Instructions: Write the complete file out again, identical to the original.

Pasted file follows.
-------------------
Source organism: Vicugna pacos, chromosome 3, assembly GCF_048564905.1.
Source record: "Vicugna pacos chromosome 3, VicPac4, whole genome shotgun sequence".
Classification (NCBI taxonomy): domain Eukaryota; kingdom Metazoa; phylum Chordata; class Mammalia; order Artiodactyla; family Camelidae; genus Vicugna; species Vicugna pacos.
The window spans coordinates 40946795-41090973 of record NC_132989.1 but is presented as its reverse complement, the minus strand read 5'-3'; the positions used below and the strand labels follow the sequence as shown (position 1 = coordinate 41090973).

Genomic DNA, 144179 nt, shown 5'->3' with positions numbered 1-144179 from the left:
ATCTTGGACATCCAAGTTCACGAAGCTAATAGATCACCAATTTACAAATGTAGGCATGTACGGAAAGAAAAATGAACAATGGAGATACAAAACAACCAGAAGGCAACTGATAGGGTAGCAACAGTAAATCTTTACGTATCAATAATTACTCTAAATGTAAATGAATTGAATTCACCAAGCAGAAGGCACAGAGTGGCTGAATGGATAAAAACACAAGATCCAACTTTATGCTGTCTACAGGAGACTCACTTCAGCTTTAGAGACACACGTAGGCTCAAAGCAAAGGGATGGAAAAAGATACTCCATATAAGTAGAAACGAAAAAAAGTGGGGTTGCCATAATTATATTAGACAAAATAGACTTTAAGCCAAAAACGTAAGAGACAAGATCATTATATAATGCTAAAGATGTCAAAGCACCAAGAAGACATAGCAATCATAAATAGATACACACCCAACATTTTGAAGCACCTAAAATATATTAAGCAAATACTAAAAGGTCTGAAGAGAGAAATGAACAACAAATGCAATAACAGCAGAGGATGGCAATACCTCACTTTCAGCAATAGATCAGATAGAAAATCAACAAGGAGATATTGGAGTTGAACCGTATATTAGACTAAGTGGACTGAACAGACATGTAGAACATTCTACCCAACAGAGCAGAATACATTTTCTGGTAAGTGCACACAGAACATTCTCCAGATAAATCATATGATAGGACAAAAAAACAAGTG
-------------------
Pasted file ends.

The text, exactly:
Source organism: Vicugna pacos, chromosome 3, assembly GCF_048564905.1.
Source record: "Vicugna pacos chromosome 3, VicPac4, whole genome shotgun sequence".
Classification (NCBI taxonomy): domain Eukaryota; kingdom Metazoa; phylum Chordata; class Mammalia; order Artiodactyla; family Camelidae; genus Vicugna; species Vicugna pacos.
The window spans coordinates 40946795-41090973 of record NC_132989.1 but is presented as its reverse complement, the minus strand read 5'-3'; the positions used below and the strand labels follow the sequence as shown (position 1 = coordinate 41090973).

Genomic DNA, 144179 nt, shown 5'->3' with positions numbered 1-144179 from the left:
ATCTTGGACATCCAAGTTCACGAAGCTAATAGATCACCAATTTACAAATGTAGGCATGTACGGAAAGAAAAATGAACAATGGAGATACAAAACAACCAGAAGGCAACTGATAGGGTAGCAACAGTAAATCTTTACGTATCAATAATTACTCTAAATGTAAATGAATTGAATTCACCAAGCAGAAGGCACAGAGTGGCTGAATGGATAAAAACACAAGATCCAACTTTATGCTGTCTACAGGAGACTCACTTCAGCTTTAGAGACACACGTAGGCTCAAAGCAAAGGGATGGAAAAAGATACTCCATATAAGTAGAAACGAAAAAAAGTGGGGTTGCCATAATTATATTAGACAAAATAGACTTTAAGCCAAAAACGTAAGAGACAAGATCATTATATAATGCTAAAGATGTCAAAGCACCAAGAAGACATAGCAATCATAAATAGATACACACCCAACATTTTGAAGCACCTAAAATATATTAAGCAAATACTAAAAGGTCTGAAGAGAGAAATGAACAACAAATGCAATAACAGCAGAGGATGGCAATACCTCACTTTCAGCAATAGATCAGATAGAAAATCAACAAGGAGATATTGGAGTTGAACCGTATATTAGACTAAGTGGACTGAACAGACATGTAGAACATTCTACCCAACAGAGCAGAATACATTTTCTGGTAAGTGCACACAGAACATTCTCCAGATAAATCATATGATAGGACAAAAAAACAAGTG